Leah is having an iPad giveaway on one of her blogs right now in order to raise money for BOTH the children they are adopting! They are going to Eastern Europe to adopt an older boy with Down syndrome and an older girl with a craniofacial syndrome, I believe. All donations to the giveaway are tax-deductible, by the way, and go straight to Reece's Rainbow, which holds the money in trust until shortly before they travel. Come to think, it won't be held in trust for long because it won't be long until they travel.
Back to my regularly scheduled post...Leah pointed out that her husband has not always known exactly what Down syndrome was (until he met her and her then 7 year old daughter). I tend to forget that not everyone has the same exposure that most people I know have had. I don't know why I wouldn't remember, however, considering what happened one Sunday night a couple of years ago....
I received a phone call from a man who identified himself as Ella's Sunday school teacher. He said he was calling to see if I could help him help her more effectively in Sunday. I was thrilled! How wonderfully proactive! "Sure!" I told him. "How can I help?"
"Well..." He proceeded to tell me that Ella was very frustrating to him. Just that morning, in fact, he had handed her an open bottle of glue and told her to make a thin line of glue on top of the lines on her paper. (Inside I'm screaming, "You gave Ella a bottle of glue! You gave a class of 4 year olds a bottle of glue?") To his horror, all she had done was bang the orange tip of the glue on the paper and make a big mess so he went ahead and made the glue lines for her. He then instructed her to take pieces of yarn and lay them directly on the glue lines and she wouldn't do that properly, either.
(I was, for the most part, rendered speechless.)
He went on to ask when I thought Ella was going to start talking. My voice returned and I told him that I assumed she would do so eventually, as her sister Vera who had Down syndrome and was adopted from Russia had not spoken much at all when we adopted her but speak quite a bit now.
The conversation vacillated between his frustration and her lack of speech for 30 minutes, with me answering his every question with uncharacteristic patience. Finally, he landed on the speech issue one last time. I answered it differently this time, saying that it was very unusual for a person with Down syndrome to never speak at all and I was sure that Ella would learn to speak.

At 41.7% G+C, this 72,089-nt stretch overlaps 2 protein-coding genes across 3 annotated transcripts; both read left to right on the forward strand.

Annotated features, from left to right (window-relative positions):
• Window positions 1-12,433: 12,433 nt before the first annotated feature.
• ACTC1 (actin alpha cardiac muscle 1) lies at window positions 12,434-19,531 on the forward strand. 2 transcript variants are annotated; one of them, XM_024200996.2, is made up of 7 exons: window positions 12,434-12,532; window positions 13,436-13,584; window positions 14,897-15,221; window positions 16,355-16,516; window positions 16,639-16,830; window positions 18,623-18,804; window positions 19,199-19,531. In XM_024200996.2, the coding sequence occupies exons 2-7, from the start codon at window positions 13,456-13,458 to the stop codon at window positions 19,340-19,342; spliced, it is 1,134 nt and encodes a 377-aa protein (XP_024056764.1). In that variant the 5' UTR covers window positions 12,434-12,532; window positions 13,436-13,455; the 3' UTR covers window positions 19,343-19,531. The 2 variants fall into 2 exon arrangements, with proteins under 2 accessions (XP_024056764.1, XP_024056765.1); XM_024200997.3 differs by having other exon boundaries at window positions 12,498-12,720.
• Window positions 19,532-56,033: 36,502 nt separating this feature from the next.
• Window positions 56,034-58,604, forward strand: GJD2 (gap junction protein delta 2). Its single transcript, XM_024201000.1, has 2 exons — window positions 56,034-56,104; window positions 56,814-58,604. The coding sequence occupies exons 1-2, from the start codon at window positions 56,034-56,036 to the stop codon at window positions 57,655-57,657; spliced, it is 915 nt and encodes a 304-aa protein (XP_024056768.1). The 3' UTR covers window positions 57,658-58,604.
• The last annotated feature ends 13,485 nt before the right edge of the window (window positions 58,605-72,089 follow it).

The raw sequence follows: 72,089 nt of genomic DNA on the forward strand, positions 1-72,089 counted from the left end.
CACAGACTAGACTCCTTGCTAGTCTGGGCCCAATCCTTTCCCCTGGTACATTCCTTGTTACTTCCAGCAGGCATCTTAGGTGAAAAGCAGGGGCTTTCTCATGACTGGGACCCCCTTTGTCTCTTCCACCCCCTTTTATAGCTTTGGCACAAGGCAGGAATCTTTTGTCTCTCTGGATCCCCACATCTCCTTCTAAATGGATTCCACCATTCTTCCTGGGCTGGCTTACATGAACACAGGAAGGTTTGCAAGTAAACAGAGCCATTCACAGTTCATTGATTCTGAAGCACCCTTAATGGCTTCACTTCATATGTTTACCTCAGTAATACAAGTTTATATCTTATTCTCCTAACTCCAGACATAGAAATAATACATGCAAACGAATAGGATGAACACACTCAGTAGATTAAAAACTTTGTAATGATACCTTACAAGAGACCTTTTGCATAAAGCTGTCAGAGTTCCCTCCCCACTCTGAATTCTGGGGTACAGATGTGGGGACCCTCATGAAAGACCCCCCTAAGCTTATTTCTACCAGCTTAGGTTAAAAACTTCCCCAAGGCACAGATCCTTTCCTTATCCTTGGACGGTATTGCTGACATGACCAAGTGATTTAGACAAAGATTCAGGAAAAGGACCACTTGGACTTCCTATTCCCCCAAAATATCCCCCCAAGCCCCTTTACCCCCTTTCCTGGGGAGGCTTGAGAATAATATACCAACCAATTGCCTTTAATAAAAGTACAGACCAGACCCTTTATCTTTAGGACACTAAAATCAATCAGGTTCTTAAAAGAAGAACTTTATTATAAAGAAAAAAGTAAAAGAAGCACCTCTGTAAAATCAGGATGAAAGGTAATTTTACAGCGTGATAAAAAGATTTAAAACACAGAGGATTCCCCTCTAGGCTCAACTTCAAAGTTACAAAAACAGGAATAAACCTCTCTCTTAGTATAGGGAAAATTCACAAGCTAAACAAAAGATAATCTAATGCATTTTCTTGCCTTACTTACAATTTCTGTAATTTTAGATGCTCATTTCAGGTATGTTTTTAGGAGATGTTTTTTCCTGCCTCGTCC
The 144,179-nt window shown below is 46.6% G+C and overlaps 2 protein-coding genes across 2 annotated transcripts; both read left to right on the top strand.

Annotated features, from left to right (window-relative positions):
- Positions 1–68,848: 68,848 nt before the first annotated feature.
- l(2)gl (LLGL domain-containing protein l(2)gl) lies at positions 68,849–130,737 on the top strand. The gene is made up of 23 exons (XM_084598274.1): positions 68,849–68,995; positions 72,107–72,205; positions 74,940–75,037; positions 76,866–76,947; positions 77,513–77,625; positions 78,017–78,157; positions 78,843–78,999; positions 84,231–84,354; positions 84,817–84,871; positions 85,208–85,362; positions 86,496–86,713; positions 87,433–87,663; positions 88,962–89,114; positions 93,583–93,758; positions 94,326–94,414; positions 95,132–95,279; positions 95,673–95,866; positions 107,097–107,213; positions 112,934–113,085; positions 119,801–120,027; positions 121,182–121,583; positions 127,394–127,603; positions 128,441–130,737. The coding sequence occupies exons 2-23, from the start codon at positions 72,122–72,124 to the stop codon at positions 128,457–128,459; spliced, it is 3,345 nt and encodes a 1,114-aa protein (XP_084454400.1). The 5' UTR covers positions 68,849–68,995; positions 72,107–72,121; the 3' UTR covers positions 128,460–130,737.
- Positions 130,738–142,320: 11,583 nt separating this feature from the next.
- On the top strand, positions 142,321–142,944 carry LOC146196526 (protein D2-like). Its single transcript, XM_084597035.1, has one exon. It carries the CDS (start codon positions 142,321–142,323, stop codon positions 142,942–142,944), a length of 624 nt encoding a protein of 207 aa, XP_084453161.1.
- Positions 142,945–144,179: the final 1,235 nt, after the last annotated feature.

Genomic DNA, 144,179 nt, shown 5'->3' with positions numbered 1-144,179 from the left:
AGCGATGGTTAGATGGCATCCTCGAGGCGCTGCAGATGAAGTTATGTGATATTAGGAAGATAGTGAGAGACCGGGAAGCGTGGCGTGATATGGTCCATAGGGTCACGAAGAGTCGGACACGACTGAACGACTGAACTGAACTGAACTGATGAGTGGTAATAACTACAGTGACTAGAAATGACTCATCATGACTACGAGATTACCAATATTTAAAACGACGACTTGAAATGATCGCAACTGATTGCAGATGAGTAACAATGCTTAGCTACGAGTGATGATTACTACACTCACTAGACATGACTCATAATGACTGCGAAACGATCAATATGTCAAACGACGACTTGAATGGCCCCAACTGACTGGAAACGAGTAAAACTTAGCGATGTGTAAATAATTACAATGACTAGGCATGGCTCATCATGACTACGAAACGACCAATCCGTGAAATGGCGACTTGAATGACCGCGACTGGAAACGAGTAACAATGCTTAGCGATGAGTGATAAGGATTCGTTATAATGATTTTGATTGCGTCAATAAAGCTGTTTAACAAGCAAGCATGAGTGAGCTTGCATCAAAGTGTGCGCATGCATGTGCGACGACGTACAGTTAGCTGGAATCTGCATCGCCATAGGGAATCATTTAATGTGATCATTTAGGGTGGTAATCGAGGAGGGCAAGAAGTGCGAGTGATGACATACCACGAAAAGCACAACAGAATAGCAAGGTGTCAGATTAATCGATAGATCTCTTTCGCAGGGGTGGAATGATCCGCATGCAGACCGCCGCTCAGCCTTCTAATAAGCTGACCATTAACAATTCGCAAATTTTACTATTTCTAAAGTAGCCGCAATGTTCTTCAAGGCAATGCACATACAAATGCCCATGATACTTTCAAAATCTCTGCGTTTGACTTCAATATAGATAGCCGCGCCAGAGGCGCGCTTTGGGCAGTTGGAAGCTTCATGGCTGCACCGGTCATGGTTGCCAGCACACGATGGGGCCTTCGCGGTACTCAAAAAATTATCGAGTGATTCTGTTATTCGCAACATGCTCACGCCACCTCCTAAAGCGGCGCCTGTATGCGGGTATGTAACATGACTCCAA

"Ella has Down syndrome?"
I have to admit I fell out laughing and said, "Well, no wonder you were frustrated!" We had to end the conversation quickly thereafter because I just couldn't stop laughing and I honestly didn't want to make him feel worse than I assume he already did.
Just so no one thinks I am trying to bash churches, let me tell you what I saw when I came to pick her up from Sunday school the next week (John was normally the person who took her to the nursery and picked her up but he was gone that week.) I saw this man's wife with Ella on her lap, both playing the piano and singing up a storm. It was precious! They just didn't know. Once they knew, their whole attitude changed. Information is a powerful thing.
So thank you, Leah, for the reminder that we actually do need Down syndrome awareness month for some people. In fact, I think we may need them for some of Ella's current teachers, who recently remarked how special it was that her class had two sets of twins. I teach in that class one Sunday a month, and there are only two sibling sets in it: a set of boy/girl twins, and Ella and Dean. All I can say is that it must have been some pregnancy and birth, what with having Ella in Colombia in August and Dean in China in November. Pretty impressive, huh?